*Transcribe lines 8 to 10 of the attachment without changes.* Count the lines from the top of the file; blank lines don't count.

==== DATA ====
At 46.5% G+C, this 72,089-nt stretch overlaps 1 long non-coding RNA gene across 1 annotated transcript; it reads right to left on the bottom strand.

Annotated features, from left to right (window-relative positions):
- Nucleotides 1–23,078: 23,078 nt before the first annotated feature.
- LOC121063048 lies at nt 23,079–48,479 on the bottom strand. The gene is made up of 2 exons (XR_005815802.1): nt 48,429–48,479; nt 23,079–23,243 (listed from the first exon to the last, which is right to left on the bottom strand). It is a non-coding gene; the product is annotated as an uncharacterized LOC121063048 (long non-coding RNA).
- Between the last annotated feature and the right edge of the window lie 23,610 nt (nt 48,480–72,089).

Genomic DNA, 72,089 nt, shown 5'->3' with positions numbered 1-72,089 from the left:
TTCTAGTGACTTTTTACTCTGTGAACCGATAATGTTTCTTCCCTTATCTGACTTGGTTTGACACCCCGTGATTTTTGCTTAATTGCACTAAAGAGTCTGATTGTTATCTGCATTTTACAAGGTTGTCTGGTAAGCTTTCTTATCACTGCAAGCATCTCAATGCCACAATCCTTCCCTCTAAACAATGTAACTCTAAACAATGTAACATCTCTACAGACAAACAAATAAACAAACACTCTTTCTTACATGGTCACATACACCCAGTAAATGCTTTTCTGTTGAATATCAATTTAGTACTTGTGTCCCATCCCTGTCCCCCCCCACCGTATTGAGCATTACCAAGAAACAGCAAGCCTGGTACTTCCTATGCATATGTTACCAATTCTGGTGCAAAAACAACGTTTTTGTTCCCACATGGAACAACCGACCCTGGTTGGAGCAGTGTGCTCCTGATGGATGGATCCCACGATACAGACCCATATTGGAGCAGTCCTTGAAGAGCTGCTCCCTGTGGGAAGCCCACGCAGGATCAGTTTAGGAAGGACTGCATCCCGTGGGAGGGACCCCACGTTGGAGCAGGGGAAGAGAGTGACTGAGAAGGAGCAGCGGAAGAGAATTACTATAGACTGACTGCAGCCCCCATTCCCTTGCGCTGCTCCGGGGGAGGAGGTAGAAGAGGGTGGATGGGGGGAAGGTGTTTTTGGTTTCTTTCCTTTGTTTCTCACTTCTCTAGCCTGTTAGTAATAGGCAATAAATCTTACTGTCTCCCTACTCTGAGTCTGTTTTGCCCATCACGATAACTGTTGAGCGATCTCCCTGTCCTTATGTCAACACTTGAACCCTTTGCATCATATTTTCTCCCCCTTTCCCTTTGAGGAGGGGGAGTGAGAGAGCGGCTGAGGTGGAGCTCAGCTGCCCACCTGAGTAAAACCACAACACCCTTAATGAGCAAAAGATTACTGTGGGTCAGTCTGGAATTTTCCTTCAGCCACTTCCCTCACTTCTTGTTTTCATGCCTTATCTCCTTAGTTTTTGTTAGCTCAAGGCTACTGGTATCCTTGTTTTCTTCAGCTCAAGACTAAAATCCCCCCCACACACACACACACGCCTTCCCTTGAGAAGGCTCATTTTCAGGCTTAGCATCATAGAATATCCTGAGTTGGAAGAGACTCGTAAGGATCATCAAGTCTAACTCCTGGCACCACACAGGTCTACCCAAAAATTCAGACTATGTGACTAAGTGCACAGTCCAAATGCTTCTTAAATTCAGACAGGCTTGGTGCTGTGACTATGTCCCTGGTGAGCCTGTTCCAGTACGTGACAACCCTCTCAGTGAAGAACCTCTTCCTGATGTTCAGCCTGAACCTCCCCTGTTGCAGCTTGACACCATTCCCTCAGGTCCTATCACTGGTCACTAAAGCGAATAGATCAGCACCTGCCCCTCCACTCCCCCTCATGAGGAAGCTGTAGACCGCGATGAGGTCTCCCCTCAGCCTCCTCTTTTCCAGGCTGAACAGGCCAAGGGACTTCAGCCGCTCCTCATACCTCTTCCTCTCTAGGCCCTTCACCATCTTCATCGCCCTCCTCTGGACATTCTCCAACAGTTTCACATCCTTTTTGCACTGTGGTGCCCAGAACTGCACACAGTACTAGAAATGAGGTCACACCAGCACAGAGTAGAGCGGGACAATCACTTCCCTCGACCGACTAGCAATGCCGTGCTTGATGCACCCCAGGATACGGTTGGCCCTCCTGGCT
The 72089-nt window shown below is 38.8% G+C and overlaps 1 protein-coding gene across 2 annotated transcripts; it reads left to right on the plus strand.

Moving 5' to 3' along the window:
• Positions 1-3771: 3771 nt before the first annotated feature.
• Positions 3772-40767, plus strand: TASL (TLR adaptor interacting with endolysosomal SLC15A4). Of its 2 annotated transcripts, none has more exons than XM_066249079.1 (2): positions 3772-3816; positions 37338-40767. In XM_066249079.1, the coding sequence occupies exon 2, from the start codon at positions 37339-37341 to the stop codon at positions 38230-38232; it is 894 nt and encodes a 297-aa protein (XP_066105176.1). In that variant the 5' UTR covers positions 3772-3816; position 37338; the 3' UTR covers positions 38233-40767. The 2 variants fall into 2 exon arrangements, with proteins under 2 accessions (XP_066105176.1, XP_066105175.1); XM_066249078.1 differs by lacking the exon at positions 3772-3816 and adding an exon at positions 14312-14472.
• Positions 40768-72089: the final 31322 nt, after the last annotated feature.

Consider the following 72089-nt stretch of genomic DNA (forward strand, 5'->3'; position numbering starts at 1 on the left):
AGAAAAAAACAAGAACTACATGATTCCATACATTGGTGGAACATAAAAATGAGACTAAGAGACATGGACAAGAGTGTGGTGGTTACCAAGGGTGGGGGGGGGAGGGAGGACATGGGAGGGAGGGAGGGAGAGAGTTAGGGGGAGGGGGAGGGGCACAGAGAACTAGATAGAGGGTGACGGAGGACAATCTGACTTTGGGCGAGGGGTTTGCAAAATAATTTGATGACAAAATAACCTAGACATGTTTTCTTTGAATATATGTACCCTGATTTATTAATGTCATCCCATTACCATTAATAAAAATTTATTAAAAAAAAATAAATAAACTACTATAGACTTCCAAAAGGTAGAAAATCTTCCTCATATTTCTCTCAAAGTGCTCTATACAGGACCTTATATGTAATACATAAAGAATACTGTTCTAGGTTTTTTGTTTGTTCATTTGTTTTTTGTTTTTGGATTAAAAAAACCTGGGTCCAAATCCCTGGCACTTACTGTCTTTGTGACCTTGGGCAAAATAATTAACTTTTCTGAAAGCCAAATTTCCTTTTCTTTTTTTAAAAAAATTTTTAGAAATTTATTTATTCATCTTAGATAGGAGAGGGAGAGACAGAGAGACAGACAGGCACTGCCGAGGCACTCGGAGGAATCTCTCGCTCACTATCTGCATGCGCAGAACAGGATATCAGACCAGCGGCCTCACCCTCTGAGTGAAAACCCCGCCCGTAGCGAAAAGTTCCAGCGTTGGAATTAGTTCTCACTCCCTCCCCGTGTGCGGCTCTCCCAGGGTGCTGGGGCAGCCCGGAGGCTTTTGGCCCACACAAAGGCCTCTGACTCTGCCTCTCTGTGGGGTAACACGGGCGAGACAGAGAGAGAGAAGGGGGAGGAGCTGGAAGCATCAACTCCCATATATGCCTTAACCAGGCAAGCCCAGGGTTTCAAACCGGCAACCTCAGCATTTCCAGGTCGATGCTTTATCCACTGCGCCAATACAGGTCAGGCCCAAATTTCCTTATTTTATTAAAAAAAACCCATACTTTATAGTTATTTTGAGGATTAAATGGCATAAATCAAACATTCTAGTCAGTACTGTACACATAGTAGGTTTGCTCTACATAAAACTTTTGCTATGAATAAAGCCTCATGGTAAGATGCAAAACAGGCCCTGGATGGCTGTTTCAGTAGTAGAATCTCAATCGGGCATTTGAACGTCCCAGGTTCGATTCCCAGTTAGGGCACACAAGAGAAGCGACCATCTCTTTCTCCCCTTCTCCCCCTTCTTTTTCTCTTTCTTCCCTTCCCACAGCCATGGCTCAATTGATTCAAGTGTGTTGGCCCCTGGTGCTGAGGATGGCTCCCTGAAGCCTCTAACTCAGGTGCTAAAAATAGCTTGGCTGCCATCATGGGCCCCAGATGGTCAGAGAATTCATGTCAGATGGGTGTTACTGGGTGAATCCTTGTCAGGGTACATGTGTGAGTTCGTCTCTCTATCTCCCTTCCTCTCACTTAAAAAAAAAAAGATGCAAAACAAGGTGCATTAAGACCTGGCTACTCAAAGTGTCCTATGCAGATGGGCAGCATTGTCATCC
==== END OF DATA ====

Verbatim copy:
The 72089-nt window shown below is 38.8% G+C and overlaps 1 protein-coding gene across 2 annotated transcripts; it reads left to right on the plus strand.

Moving 5' to 3' along the window:
• Positions 1-3771: 3771 nt before the first annotated feature.